As a part of the Wordfence Client Partner initiative, we’ve recently had some in depth conversations with organizations using Wordfence at scale. These conversations have been enlightening, and we wanted to share some of the stories we’ve heard about how different organizations use Wordfence.
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Wordfence is the most robust security solution available for WordPress site owners, and the number of security features available is unparalleled. This ensures that Wordfence can be customized to be an optimal security solution for your specific environment and security needs.
Getting Started with Wordfence
When you install Wordfence for the first time, the plugin defaults to recommended settings that are a perfect starting place for customization. You won’t need to do much else. However, Wordfence is highly configurable, allowing you to tailor how it works to meet your needs.
How our Customers Use Brute Force Protection:
Wordfence includes a number of powerful brute force protection features that can be used to prevent malicious bots from gaining access to your site, including the integration with Troy Hunt’s version 2 of the Pwned Passwords API that prevents access using passwords previously seen in a breach. In this post we will focus on Brute Force Protection and how our customers can customize this feature, based on their security needs.
Factors to consider when modifying your site’s Brute Force Protection settings include:
- How adept are your users? Do you have users that forget their passwords often? Are they logging in sporadically and have a high probability of losing their passwords? You’ll want to take them into consideration and allow room for user error.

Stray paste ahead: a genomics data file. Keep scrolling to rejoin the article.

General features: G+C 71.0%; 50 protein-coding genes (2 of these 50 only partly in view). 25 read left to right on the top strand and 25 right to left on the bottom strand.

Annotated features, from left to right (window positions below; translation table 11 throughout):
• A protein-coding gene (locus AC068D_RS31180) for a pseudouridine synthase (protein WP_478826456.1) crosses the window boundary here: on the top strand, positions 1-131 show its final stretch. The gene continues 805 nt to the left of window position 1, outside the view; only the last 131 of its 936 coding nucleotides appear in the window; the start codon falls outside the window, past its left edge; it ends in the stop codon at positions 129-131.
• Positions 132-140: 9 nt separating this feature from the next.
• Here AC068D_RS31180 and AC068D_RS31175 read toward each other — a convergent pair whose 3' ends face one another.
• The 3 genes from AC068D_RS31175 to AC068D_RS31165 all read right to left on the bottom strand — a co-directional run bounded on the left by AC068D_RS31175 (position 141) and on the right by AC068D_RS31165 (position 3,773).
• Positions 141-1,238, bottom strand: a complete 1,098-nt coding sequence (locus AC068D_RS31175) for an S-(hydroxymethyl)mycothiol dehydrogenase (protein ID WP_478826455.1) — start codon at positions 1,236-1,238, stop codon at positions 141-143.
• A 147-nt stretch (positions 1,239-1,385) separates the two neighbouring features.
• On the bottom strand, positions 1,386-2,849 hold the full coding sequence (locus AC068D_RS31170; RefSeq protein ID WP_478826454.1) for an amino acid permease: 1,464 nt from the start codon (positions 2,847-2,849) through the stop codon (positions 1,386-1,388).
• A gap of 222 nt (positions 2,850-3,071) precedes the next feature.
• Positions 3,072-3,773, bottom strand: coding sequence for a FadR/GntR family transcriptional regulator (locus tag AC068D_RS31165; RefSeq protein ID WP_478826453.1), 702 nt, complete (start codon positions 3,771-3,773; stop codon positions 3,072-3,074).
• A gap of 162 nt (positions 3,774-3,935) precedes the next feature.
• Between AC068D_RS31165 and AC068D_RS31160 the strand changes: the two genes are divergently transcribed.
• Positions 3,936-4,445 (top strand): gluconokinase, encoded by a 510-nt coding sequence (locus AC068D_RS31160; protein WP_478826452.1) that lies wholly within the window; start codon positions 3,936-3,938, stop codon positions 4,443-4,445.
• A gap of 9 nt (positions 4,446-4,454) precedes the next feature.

- Is this a high traffic, high profile site that often experiences hacking attempts?
- Is your site under repeated attack from brute force attempts?
The following customer scenarios serve as great real-world examples of how Wordfence can be customized to meet specific needs.
Kyle’s Agency Customer Site
One of our agency partners, Kyle, manages a number of WordPress installations for his customers. His customers rarely perform any administrative tasks, but they have editor access in order to add and modify new content. The agency has administrator access, and they have set up Wordfence Premium to protect the site. In addition to the premium features of country blocking and two-factor authentication for administrators only, he has tightened Brute Force Protection. Some of his customers often forget their passwords, and he wants to ensure they can still access the site to post content without causing too much administrative work for his team.
Kyle sets up his sites so that failed logins lockout after 5 attempts, forgot password attempts are set to 10 and a user is locked out for 24 hours. He does not set the site to immediately lock out invalid usernames, but he immediately blocks anyone who uses ‘admin’, ‘administrator’, or any other failed logins he sees. He routinely audits his site’s failed logins and adjusts this setting accordingly.